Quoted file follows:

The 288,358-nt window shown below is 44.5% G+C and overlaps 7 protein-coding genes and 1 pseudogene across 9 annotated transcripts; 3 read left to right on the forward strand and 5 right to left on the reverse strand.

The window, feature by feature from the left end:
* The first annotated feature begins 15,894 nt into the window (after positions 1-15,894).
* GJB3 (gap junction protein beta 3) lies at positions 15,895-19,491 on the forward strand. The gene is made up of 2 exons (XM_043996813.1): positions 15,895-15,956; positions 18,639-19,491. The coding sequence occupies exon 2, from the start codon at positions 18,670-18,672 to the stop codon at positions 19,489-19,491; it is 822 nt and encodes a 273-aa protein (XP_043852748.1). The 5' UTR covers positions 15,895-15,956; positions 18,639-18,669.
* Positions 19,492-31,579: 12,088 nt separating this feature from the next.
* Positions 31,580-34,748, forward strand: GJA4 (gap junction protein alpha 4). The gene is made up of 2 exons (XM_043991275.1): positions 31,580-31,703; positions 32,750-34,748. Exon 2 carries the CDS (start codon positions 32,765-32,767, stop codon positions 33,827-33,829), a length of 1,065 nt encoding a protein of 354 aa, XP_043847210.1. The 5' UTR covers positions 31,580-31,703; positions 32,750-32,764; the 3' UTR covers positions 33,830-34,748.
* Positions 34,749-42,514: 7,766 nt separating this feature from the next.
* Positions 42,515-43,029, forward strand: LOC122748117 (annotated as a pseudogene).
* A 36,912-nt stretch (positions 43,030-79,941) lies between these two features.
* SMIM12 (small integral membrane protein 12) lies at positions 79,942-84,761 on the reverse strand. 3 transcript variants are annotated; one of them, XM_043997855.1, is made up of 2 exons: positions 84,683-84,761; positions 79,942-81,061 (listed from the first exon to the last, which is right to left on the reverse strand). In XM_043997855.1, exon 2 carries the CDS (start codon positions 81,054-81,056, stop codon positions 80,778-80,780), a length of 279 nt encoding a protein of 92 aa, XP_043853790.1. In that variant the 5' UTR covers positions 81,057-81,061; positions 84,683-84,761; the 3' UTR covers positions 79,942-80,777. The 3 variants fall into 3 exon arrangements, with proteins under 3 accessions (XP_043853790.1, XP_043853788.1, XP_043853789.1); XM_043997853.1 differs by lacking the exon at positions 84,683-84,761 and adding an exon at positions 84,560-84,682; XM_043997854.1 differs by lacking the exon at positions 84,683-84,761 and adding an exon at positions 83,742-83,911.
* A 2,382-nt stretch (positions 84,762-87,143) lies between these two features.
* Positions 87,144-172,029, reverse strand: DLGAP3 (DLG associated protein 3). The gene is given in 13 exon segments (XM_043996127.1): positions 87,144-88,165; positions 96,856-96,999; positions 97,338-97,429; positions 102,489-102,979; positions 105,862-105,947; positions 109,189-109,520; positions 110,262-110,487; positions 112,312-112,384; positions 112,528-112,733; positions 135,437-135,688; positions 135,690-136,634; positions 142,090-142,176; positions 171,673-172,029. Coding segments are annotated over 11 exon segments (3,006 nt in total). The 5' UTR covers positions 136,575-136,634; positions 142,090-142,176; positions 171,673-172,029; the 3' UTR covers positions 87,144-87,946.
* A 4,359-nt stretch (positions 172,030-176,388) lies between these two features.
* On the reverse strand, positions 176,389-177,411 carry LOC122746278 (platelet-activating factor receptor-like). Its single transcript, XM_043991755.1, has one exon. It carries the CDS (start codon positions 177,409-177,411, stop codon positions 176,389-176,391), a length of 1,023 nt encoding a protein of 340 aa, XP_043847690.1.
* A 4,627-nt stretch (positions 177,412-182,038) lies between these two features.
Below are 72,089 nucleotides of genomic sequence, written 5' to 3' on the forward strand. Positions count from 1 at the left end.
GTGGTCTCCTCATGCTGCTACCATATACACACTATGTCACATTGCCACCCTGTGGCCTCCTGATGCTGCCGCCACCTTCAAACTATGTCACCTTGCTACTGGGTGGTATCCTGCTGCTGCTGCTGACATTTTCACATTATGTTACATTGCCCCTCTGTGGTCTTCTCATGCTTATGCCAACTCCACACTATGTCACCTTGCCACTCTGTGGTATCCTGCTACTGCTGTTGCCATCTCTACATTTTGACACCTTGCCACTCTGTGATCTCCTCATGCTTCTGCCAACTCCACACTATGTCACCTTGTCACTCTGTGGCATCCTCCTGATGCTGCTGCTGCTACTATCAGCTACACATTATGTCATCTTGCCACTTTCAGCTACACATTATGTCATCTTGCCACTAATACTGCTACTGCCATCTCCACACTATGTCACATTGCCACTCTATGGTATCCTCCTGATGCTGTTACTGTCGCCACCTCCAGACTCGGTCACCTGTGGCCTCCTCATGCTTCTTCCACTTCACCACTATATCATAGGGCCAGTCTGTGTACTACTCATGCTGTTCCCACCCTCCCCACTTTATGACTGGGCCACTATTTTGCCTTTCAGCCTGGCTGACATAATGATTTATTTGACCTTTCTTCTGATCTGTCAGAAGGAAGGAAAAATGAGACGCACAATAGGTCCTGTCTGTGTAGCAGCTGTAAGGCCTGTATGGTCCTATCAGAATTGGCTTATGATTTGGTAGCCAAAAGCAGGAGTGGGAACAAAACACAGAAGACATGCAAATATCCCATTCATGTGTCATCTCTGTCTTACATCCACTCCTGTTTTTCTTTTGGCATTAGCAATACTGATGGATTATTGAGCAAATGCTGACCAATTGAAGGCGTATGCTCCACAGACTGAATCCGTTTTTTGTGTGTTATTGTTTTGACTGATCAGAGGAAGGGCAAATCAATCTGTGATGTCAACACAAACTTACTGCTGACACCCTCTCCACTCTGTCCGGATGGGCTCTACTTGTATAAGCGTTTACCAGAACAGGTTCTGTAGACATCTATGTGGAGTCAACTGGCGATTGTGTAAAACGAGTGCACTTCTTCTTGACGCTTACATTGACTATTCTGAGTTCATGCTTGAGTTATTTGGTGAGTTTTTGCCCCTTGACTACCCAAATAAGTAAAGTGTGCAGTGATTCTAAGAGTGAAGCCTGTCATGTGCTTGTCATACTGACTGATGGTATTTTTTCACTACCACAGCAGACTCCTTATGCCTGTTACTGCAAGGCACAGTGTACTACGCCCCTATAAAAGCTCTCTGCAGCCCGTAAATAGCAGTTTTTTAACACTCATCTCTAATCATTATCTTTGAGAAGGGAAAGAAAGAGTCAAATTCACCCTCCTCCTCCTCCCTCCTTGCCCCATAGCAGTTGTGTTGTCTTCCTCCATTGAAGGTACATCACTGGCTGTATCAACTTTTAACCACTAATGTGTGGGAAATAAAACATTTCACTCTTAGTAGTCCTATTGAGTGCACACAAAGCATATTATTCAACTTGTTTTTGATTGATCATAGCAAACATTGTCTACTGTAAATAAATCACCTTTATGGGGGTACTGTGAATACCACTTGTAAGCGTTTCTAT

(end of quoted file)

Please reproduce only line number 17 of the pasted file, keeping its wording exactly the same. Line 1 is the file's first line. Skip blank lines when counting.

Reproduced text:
GTGGTCTCCTCATGCTGCTACCATATACACACTATGTCACATTGCCACCCTGTGGCCTCCTGATGCTGCCGCCACCTTCAAACTATGTCACCTTGCTACTGGGTGGTATCCTGCTGCTGCTGCTGACATTTTCACATTATGTTACATTGCCCCTCTGTGGTCTTCTCATGCTTATGCCAACTCCACACTATGTCACCTTGCCACTCTGTGGTATCCTGCTACTGCTGTTGCCATCTCTACATTTTGACACCTTGCCACTCTGTGATCTCCTCATGCTTCTGCCAACTCCACACTATGTCACCTTGTCACTCTGTGGCATCCTCCTGATGCTGCTGCTGCTACTATCAGCTACACATTATGTCATCTTGCCACTTTCAGCTACACATTATGTCATCTTGCCACTAATACTGCTACTGCCATCTCCACACTATGTCACATTGCCACTCTATGGTATCCTCCTGATGCTGTTACTGTCGCCACCTCCAGACTCGGTCACCTGTGGCCTCCTCATGCTTCTTCCACTTCACCACTATATCATAGGGCCAGTCTGTGTACTACTCATGCTGTTCCCACCCTCCCCACTTTATGACTGGGCCACTATTTTGCCTTTCAGCCTGGCTGACATAATGATTTATTTGACCTTTCTTCTGATCTGTCAGAAGGAAGGAAAAATGAGACGCACAATAGGTCCTGTCTGTGTAGCAGCTGTAAGGCCTGTATGGTCCTATCAGAATTGGCTTATGATTTGGTAGCCAAAAGCAGGAGTGGGAACAAAACACAGAAGACATGCAAATATCCCATTCATGTGTCATCTCTGTCTTACATCCACTCCTGTTTTTCTTTTGGCATTAGCAATACTGATGGATTATTGAGCAAATGCTGACCAATTGAAGGCGTATGCTCCACAGACTGAATCCGTTTTTTGTGTGTTATTGTTTTGACTGATCAGAGGAAGGGCAAATCAATCTGTGATGTCAACACAAACTTACTGCTGACACCCTCTCCACTCTGTCCGGATGGGCTCTACTTGTATAAGCGTTTACCAGAACAGGTTCTGTAGACATCTATGTGGAGTCAACTGGCGATTGTGTAAAACGAGTGCACTTCTTCTTGACGCTTACATTGACTATTCTGAGTTCATGCTTGAGTTATTTGGTGAGTTTTTGCCCCTTGACTACCCAAATAAGTAAAGTGTGCAGTGATTCTAAGAGTGAAGCCTGTCATGTGCTTGTCATACTGACTGATGGTATTTTTTCACTACCACAGCAGACTCCTTATGCCTGTTACTGCAAGGCACAGTGTACTACGCCCCTATAAAAGCTCTCTGCAGCCCGTAAATAGCAGTTTTTTAACACTCATCTCTAATCATTATCTTTGAGAAGGGAAAGAAAGAGTCAAATTCACCCTCCTCCTCCTCCCTCCTTGCCCCATAGCAGTTGTGTTGTCTTCCTCCATTGAAGGTACATCACTGGCTGTATCAACTTTTAACCACTAATGTGTGGGAAATAAAACATTTCACTCTTAGTAGTCCTATTGAGTGCACACAAAGCATATTATTCAACTTGTTTTTGATTGATCATAGCAAACATTGTCTACTGTAAATAAATCACCTTTATGGGGGTACTGTGAATACCACTTGTAAGCGTTTCTAT